House painting advice for the colorblind
June 30, 2020 10:38 AM   Subscribe

I need to have the exterior of my new house painted either this year or next. I'd like to change the paint scheme, but I live by myself and I have colorblindness. How do you recommend I go about selecting colors that will not result in something hideous?

Are there consultant services that can help with this? Should I hire an architect?
posted by entropicamericana to Home & Garden (22 answers total)
 
You could hire advice to any degree of expense - or you could look at paint-company leaflets for exterior paint, which have suggested combinations well within current norms for non-hideous.

What style and age is your house? Sunny climate or cloudy?
posted by clew at 10:44 AM on June 30, 2020


Ask your neighbors! Could be a great opportunity to bond.
posted by blue t-shirt at 10:45 AM on June 30, 2020


Oh gosh, you don't need to pay anyone to do this. If you're talking about interior paint colors, most major brands have palettes - sets of colors that are pre-selected to look good together. Here's one from Pantone that puts together palettes of their current color of the year, but they have tons to choose from, as will all major paint brands.
posted by juniperesque at 10:46 AM on June 30, 2020 [4 favorites]


Good point about the neighbors. Here’s an example of professional color collections - any combination of colors within one of those sets would look fine together.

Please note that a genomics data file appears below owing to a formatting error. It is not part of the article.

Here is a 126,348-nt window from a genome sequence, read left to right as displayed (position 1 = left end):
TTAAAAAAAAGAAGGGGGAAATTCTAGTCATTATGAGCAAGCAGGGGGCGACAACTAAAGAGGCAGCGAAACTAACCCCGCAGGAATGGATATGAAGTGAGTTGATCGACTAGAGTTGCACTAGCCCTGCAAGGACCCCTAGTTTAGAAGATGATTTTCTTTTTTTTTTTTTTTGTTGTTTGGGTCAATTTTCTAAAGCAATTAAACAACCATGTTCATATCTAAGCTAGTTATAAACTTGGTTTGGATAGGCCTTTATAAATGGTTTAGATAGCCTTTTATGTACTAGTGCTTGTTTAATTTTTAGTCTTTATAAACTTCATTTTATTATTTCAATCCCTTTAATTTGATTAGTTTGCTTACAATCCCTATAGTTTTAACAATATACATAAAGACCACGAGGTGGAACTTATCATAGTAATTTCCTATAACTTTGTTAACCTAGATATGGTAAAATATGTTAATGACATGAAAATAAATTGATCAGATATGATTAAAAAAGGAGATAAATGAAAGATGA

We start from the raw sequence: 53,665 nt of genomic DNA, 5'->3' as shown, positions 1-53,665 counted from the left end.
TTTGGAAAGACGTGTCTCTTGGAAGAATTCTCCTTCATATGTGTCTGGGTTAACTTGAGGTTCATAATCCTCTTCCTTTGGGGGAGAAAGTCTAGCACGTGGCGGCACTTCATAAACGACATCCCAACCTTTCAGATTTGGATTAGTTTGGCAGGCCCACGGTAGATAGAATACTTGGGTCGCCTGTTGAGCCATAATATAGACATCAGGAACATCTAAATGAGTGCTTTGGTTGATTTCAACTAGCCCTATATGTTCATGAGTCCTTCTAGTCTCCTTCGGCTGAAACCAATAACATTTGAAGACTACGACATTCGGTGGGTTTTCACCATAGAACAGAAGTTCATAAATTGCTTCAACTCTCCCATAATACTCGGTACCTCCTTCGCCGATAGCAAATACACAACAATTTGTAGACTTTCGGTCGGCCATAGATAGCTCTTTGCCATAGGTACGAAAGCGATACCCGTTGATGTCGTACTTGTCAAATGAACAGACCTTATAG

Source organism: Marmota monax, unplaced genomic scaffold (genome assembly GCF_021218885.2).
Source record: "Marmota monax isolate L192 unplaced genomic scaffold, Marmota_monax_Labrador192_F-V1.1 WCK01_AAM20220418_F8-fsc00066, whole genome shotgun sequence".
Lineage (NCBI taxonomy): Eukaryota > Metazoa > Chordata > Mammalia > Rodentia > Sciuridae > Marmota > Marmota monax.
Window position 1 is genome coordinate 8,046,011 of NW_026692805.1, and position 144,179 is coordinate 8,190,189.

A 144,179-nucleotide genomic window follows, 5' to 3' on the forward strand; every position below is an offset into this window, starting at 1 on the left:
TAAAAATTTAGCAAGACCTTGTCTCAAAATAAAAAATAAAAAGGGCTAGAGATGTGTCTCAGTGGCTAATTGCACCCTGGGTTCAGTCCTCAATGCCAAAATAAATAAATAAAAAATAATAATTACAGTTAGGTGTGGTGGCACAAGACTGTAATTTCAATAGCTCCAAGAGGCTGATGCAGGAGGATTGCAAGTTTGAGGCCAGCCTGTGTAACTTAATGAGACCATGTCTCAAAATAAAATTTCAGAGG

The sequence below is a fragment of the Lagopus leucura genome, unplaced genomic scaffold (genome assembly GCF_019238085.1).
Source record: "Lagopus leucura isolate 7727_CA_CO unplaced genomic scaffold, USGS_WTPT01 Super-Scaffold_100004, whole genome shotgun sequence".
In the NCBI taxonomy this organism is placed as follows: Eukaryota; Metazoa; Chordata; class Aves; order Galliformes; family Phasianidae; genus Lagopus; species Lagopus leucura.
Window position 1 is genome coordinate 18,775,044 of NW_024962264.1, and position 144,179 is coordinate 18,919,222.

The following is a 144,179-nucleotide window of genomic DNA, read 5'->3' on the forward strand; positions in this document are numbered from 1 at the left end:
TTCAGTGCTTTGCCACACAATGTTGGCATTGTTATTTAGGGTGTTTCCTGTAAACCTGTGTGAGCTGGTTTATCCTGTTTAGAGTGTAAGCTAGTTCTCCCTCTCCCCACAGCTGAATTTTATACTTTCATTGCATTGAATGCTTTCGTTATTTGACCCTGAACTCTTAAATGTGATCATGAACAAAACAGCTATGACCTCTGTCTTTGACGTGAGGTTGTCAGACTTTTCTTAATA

posted by clew at 10:50 AM on June 30, 2020 [2 favorites]


Response by poster: House was built in the early 1950s and I guess I would describe it as an early California ranch with a dash of minimal traditional. It's U-shaped with a large front porch in front of a large picture window at the bottom of the U and large windows at the corners. Gabled.
posted by entropicamericana at 10:51 AM on June 30, 2020


Response by poster: Oh, I live in a mediterranean climate, sunny. This fall, I will be planting elms in my planting strip between the sidewalk and street and native species in the front yard.
posted by entropicamericana at 10:55 AM on June 30, 2020


When you go to a paint store, they have strips of paper that show the common recommended color mixes. As long as you stick to colors on the same strip, any of those will be fine in terms of color coordination.

I'm not sure how much you are impacted by the colorblindness but I'm guessing that you might be missing out on the social/emotional associations that go with different colors. Take an assortment. Pick a half dozen that sound like a good idea and then ask others - not just what they like but what associations they have those colors - what kind of house would they expect to be painted that way, what kind of owner might pick those colors.
posted by metahawk at 11:03 AM on June 30, 2020 [6 favorites]


I would be over the moon if a friend asked me to do essentially what metahawk suggests. Or go to the store and look at palettes! Or paint samples on the wall! Or literally anything to do with home decor, frankly. Do you have a friend like me who would be willing to be your color-picker ride-along?
posted by kalimac at 11:11 AM on June 30, 2020 [6 favorites]